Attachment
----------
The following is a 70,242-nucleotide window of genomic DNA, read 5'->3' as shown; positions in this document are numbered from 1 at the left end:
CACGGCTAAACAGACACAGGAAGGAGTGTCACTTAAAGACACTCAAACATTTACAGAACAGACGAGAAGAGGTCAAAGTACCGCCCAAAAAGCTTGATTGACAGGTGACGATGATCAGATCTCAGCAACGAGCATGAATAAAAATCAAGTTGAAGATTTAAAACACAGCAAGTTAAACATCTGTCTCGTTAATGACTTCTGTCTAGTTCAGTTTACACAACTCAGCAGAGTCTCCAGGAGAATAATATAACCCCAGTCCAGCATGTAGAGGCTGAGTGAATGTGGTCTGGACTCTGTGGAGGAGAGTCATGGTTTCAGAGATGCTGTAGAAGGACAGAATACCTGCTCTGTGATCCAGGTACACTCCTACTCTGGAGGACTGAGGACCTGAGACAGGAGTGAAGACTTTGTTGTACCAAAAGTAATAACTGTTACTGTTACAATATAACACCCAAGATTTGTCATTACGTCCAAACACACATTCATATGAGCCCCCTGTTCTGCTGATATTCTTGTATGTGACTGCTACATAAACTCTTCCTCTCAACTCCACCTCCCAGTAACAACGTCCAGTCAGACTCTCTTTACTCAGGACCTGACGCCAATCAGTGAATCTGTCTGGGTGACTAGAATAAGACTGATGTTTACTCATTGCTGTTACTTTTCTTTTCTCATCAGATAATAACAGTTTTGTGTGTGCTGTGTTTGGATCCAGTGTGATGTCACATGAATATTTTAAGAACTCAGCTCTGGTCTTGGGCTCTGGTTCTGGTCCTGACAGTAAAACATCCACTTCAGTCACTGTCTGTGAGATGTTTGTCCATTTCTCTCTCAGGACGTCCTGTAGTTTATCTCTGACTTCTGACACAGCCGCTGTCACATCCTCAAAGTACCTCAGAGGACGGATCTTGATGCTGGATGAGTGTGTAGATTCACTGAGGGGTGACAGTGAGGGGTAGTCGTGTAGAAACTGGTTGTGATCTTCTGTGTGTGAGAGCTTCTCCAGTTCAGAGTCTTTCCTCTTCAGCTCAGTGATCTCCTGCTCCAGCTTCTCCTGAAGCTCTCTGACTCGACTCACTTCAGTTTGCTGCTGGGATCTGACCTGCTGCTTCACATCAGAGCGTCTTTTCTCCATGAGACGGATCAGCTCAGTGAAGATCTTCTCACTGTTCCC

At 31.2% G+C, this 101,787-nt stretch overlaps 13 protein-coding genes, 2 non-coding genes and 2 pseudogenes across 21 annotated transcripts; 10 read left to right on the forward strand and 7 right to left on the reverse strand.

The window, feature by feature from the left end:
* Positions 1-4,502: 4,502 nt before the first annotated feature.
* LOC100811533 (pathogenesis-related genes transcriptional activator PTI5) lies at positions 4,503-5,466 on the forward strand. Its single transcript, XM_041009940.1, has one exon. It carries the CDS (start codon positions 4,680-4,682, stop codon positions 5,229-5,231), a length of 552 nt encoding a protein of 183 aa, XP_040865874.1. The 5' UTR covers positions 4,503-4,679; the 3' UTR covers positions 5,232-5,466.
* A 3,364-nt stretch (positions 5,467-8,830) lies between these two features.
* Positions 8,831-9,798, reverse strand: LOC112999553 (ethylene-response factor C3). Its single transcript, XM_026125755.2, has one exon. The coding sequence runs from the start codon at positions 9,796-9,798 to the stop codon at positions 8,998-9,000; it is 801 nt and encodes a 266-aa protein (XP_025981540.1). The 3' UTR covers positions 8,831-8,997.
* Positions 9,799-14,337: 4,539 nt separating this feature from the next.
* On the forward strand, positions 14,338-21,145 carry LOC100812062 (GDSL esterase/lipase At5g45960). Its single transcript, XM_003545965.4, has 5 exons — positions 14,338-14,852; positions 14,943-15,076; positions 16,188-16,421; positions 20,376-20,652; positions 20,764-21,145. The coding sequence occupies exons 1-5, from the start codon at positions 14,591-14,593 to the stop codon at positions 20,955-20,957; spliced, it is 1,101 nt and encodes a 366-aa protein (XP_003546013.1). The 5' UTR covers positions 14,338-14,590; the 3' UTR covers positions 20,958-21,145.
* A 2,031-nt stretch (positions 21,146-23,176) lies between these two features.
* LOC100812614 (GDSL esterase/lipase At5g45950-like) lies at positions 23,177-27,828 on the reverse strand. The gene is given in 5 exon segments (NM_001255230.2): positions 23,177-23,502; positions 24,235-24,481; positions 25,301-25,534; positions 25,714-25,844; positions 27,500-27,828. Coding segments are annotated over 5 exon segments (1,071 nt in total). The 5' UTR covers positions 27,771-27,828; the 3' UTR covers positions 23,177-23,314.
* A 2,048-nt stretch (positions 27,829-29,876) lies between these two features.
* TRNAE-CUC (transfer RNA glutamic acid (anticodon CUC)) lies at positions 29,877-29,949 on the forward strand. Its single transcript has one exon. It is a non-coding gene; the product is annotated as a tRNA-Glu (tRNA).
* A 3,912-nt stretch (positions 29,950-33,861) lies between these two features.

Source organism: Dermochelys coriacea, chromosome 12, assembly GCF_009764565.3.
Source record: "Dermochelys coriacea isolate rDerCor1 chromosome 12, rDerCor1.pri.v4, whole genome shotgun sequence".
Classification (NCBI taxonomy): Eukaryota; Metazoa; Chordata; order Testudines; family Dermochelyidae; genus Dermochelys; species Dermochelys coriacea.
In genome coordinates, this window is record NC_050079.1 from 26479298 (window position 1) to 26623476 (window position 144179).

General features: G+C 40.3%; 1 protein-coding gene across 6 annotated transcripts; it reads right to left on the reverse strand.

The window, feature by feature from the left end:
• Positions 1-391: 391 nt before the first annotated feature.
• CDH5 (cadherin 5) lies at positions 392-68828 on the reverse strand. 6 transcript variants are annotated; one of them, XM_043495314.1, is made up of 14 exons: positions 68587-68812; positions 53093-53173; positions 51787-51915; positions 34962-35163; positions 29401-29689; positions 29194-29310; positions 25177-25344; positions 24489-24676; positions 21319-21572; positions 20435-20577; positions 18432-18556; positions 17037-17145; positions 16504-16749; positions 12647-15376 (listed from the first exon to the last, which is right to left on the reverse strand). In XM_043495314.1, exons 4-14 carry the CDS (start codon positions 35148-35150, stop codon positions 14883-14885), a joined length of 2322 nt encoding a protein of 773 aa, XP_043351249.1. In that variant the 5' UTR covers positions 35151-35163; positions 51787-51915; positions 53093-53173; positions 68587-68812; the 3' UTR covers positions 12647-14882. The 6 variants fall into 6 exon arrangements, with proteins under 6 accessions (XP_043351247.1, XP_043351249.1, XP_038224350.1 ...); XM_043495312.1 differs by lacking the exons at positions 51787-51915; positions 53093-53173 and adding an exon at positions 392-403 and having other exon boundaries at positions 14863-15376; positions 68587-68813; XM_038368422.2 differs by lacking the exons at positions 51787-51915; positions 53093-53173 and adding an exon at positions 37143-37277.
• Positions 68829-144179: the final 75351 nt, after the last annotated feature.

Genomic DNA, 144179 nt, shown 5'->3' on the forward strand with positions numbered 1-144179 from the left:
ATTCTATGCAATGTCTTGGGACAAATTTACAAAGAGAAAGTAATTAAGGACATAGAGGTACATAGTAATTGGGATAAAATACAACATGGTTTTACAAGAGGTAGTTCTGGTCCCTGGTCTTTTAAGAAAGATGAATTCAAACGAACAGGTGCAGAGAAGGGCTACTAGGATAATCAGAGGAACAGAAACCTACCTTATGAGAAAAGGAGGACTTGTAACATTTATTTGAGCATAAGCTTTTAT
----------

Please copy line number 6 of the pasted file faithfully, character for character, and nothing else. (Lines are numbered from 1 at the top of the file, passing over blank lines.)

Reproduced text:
* LOC100811533 (pathogenesis-related genes transcriptional activator PTI5) lies at positions 4,503-5,466 on the forward strand. Its single transcript, XM_041009940.1, has one exon. It carries the CDS (start codon positions 4,680-4,682, stop codon positions 5,229-5,231), a length of 552 nt encoding a protein of 183 aa, XP_040865874.1. The 5' UTR covers positions 4,503-4,679; the 3' UTR covers positions 5,232-5,466.